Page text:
Ignoring Unpleasant Truths is Often Encouraged

We can’t Handle the Truth

Unfortunately, the proverbial “kill the messenger” is alive and well in American business. People who speak the truth are often labeled as a non-team player, a disrupter, a trouble maker or the current tag of being “not a good fit”.

It doesn’t take much to see that the truth can get watered down, altered or hidden entirely inside a company, especially as it moves vertically up the ladder. We may believe, at least in the short term, that this is the best way considering the risk, political correctness and social politeness but at what cost?

What I have seen is truth is not valued much. I’m interested in creating improvement. I thought people would be driven by data and possible strategies to improve. But I have found that just isn’t often true.

So, from my experience, the strategy to improve means not distracting people with many of the truths. Try to fix the system and convince others to fix the system as you can. If some efforts are resisted try to adjust. Sometimes try a different strategy to get improvement. Sometimes I just drop trying to improve that particular thing. There are usually so many options for improvement it isn’t tough to find plenty of others that may be more successfully tackled.

I am someone who find it frustrating that many don’t seem interested in really understanding what the system is producing and where weaknesses exist. But, at least for me, trying to have things work the way I want (where an open exploration of the truth was the focus) isn’t the priority. I have figured it is better to give up on that desire and work within the reality that exists.

I can’t stop myself though from pointing out things far more often than people want. I have no doubt it has annoyed people and gotten me in trouble. But nothing that wasn’t manageable, I just make things a bit more difficult for myself.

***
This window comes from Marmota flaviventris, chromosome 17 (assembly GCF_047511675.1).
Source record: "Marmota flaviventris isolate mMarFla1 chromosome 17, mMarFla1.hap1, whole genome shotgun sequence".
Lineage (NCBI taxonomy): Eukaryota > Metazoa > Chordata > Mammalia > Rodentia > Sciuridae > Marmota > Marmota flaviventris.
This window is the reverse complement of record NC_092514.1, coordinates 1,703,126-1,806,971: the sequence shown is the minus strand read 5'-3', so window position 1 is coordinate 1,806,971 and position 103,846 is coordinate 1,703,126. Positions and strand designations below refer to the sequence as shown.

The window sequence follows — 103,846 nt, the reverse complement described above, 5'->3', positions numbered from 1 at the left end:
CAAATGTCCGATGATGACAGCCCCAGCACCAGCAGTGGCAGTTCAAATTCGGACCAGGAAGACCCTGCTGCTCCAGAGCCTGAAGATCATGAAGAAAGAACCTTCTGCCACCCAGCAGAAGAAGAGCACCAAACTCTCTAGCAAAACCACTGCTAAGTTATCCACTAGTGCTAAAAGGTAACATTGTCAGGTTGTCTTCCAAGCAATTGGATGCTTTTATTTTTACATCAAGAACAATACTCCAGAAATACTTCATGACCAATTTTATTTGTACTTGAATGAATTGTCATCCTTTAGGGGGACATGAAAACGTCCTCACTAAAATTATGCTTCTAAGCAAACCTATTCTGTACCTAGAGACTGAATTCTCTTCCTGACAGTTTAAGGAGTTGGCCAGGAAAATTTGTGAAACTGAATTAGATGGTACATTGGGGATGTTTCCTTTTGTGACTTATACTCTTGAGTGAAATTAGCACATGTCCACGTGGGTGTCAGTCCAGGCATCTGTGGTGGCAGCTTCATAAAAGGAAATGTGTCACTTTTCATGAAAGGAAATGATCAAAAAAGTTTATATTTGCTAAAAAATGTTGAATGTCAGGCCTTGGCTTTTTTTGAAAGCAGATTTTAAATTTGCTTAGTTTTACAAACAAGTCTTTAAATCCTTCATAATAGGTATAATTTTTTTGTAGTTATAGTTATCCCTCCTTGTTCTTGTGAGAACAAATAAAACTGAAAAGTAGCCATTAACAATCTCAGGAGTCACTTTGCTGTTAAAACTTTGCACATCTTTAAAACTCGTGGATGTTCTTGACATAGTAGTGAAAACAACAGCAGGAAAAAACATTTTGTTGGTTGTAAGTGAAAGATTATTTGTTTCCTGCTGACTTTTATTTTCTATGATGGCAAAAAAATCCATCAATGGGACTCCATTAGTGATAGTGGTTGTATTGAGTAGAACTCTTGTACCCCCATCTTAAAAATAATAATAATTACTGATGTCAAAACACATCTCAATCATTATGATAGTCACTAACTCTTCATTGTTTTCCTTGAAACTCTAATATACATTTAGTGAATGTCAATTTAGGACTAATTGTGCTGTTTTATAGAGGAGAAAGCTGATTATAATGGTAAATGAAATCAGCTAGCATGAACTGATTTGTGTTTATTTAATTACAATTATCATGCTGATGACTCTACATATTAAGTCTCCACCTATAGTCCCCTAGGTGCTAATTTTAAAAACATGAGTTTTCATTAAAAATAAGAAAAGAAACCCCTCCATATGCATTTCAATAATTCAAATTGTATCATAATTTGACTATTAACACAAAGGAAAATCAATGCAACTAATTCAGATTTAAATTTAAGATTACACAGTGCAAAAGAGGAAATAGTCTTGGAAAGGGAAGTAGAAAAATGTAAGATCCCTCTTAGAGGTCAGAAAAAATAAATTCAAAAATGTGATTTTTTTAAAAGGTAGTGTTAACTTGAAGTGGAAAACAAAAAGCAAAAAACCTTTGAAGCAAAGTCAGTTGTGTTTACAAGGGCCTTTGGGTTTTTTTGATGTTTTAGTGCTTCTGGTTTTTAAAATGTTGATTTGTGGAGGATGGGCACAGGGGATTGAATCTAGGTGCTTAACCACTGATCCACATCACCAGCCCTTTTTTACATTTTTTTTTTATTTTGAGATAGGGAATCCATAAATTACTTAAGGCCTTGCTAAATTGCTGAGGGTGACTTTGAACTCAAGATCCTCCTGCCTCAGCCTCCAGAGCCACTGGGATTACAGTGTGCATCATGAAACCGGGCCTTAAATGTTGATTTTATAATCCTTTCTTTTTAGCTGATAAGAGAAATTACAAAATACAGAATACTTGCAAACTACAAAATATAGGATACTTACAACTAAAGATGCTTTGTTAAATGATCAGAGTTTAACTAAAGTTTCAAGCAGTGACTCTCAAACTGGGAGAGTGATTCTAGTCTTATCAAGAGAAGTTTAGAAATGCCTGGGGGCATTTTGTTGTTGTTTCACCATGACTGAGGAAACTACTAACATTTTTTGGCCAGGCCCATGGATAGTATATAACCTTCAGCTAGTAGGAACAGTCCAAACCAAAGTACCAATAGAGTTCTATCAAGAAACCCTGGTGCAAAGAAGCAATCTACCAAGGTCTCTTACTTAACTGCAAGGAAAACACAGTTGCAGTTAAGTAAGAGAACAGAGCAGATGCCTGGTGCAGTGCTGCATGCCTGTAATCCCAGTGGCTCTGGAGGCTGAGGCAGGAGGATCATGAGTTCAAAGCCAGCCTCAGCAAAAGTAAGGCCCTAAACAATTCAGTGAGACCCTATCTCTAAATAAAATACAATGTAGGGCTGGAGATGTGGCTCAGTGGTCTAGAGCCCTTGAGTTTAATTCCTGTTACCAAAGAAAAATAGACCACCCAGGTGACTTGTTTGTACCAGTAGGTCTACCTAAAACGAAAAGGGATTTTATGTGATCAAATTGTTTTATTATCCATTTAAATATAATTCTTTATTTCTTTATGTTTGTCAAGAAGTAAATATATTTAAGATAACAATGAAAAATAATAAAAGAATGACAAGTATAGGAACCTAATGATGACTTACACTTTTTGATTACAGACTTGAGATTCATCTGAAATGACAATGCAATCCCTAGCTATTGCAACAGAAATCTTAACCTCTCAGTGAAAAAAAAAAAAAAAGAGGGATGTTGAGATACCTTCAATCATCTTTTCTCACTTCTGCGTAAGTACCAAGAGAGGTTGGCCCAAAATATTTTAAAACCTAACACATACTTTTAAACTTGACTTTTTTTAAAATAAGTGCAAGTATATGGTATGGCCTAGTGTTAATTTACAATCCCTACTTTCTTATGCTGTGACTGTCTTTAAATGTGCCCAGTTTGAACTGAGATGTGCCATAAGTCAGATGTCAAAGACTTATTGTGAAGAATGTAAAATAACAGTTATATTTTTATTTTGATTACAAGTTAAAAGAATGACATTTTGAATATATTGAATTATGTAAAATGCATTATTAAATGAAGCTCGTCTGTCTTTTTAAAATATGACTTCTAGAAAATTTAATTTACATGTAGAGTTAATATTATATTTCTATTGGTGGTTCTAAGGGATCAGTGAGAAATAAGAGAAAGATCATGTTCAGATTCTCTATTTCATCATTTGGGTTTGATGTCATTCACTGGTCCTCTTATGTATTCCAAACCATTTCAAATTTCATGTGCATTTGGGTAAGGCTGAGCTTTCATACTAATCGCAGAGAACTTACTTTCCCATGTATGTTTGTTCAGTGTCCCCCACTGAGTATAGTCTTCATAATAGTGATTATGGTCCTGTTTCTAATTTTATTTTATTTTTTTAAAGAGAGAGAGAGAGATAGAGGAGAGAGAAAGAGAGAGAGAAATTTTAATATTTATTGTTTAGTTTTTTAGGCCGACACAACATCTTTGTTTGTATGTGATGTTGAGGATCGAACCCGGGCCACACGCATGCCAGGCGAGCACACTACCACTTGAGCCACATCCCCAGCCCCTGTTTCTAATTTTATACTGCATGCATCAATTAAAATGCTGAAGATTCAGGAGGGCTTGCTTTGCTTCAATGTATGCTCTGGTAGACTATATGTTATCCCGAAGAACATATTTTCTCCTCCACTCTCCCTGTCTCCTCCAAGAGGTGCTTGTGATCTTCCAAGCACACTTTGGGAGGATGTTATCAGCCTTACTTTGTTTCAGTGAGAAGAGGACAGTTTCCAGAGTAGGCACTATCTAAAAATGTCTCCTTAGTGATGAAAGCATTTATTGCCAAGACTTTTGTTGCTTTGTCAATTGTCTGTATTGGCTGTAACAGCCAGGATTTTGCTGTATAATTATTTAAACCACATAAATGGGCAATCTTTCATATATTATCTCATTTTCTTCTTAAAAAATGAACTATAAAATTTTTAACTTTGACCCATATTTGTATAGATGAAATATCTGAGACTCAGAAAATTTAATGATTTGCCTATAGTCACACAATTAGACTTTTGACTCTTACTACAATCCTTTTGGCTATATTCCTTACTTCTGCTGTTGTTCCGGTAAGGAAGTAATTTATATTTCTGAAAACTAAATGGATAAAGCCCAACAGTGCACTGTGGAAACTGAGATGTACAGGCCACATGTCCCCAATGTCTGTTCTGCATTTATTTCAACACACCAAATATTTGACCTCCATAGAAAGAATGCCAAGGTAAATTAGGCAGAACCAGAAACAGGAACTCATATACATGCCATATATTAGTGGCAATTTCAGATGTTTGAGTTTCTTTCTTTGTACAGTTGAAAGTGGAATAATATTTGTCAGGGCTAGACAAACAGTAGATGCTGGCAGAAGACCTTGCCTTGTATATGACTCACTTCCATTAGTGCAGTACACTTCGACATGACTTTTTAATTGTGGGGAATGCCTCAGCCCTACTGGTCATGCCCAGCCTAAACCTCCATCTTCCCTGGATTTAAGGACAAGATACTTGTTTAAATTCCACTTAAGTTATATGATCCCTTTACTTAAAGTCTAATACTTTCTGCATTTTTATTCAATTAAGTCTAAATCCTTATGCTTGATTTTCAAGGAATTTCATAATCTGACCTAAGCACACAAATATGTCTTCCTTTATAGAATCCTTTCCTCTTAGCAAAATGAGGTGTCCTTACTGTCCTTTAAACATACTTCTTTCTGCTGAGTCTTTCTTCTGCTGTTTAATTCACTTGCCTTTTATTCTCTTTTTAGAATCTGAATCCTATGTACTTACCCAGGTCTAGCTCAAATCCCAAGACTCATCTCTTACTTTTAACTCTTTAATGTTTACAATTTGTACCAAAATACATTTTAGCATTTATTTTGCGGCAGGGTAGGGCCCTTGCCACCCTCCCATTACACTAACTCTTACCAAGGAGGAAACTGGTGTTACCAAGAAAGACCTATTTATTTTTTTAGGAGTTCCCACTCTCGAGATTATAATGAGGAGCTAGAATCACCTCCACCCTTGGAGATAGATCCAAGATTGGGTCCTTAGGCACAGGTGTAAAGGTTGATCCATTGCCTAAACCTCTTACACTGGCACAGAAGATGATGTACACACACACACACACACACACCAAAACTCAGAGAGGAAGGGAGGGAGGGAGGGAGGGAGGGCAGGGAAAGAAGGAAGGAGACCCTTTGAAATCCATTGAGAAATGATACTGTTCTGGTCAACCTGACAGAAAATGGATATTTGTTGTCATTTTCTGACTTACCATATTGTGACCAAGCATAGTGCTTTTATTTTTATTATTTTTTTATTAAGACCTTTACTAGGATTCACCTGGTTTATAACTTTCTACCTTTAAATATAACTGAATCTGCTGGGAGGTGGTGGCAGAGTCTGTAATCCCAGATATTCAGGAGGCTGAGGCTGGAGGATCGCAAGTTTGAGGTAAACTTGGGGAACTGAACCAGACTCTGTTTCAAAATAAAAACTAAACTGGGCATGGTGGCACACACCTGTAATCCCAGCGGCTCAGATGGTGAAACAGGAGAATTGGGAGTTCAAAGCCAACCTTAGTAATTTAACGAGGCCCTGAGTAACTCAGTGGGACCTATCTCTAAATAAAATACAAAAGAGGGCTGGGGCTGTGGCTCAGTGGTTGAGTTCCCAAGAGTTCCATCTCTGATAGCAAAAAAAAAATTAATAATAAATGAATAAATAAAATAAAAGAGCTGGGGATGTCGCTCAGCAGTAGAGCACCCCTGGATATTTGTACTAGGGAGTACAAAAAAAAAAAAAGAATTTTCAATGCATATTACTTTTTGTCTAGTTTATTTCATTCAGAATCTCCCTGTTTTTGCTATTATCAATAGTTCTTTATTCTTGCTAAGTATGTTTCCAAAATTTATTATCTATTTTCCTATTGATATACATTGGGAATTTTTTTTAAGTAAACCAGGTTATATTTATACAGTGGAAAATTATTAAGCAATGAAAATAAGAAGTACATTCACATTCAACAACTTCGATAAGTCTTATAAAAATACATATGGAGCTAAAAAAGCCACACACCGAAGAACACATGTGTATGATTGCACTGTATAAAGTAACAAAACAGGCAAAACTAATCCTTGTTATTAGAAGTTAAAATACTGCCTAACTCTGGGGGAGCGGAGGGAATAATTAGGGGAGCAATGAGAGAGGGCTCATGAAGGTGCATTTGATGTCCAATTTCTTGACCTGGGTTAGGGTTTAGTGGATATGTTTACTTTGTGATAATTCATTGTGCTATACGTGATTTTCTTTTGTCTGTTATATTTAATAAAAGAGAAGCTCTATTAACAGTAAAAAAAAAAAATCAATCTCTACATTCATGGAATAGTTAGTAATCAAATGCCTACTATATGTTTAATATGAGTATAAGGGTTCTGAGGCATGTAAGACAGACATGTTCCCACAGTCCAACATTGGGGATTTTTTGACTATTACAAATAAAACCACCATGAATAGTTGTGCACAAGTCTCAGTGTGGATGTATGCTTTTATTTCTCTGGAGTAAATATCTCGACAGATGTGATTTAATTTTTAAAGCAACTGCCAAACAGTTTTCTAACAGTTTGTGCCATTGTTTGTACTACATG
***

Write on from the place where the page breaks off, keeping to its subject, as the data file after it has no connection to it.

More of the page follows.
One, very visible, sign of people avoiding the truth is if people say very different things in meetings and outside of them. It is amazing to me how much less likely it is for anything that could be seen as a complaint or criticism to be voiced in a meeting versus in the hallway. It isn’t so surprising if you understand human psychology (the tendency to blame those who voice a problem).

People figure this out and keep their mouth shut. But to their friends they understand they can point out the problems and not be blamed (so in the hallways, you get a much more honest view of what people think). This is a bad sign. If your organization trains people to ignore unpleasant truths it makes managing more difficult and results in poorer performance.

Related: The difference between respect and disrespect is not avoiding avoiding criticismInformation Technology and Business Process SupportHow to ImproveFind the Root Cause Instead of the Person to BlameInformation Technology and ManagementRespect for People, Understanding PsychologyBring Me Problems, and Solutions if You Have ThemBetter MeetingsPeople are Our Most Important Asset

5 thoughts on “Ignoring Unpleasant Truths is Often Encouraged

  1. Interesting observations. I think an underestimated problem is that managers must deal with diplomacy and negotiation much more often than the regular coworker realizes. There may be an obvious solution seen from one perspective, but that solution may conflict with somebody else’s aspirations. Therefore, I think that real decision making is only partially rational from a system perspective, and more often a compromise between data, emotions, diplomacy, and negotiation.

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